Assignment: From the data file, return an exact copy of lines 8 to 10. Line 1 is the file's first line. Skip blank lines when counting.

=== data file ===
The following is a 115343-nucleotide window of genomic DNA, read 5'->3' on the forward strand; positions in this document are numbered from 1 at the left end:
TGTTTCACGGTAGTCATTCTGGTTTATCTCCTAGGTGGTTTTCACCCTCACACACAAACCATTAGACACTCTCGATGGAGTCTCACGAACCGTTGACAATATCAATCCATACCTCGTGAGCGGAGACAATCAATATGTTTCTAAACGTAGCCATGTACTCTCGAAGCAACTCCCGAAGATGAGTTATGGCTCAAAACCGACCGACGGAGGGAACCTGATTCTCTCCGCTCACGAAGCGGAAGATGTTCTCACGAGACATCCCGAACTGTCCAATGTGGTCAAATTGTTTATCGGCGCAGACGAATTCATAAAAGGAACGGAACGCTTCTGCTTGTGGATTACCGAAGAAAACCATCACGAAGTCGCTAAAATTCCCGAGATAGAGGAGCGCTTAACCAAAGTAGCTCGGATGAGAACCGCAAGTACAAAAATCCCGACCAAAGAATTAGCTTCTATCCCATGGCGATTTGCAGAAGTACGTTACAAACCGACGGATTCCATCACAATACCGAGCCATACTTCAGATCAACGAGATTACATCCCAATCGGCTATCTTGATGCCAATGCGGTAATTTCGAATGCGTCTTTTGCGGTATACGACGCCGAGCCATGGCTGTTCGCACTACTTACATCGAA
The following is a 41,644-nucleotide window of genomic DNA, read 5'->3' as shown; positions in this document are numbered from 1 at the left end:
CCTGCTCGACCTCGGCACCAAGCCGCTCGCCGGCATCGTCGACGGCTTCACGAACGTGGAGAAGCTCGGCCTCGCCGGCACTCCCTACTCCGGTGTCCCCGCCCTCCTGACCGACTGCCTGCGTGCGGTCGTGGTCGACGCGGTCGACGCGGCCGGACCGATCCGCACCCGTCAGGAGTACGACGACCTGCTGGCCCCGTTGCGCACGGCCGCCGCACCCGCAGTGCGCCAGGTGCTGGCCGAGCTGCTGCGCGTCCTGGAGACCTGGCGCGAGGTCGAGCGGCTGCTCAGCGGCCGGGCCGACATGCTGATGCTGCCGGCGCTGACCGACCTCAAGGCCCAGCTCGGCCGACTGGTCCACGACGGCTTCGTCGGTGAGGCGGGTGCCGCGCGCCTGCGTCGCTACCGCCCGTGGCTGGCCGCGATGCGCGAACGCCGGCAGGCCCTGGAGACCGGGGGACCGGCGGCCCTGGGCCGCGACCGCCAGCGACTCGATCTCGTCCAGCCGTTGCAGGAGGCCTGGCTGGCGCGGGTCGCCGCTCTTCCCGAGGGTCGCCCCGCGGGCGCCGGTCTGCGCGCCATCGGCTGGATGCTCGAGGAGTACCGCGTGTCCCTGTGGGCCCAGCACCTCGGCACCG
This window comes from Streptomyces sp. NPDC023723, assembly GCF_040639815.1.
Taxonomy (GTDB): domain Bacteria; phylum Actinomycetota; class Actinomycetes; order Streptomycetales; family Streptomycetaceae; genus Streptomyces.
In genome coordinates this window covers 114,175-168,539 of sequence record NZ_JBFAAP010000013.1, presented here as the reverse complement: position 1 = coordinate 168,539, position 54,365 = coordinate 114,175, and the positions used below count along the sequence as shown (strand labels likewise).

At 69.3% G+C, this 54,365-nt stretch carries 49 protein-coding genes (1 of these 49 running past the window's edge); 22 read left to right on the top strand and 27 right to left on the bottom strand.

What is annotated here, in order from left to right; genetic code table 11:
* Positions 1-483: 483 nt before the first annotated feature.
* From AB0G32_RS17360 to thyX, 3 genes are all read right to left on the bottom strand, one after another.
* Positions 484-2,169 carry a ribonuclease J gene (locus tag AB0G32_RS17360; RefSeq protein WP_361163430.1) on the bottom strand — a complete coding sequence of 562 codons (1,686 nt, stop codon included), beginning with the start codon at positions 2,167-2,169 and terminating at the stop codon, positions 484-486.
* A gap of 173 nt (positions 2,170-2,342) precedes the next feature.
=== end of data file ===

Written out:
At 69.3% G+C, this 54,365-nt stretch carries 49 protein-coding genes (1 of these 49 running past the window's edge); 22 read left to right on the top strand and 27 right to left on the bottom strand.

What is annotated here, in order from left to right; genetic code table 11:
* Positions 1-483: 483 nt before the first annotated feature.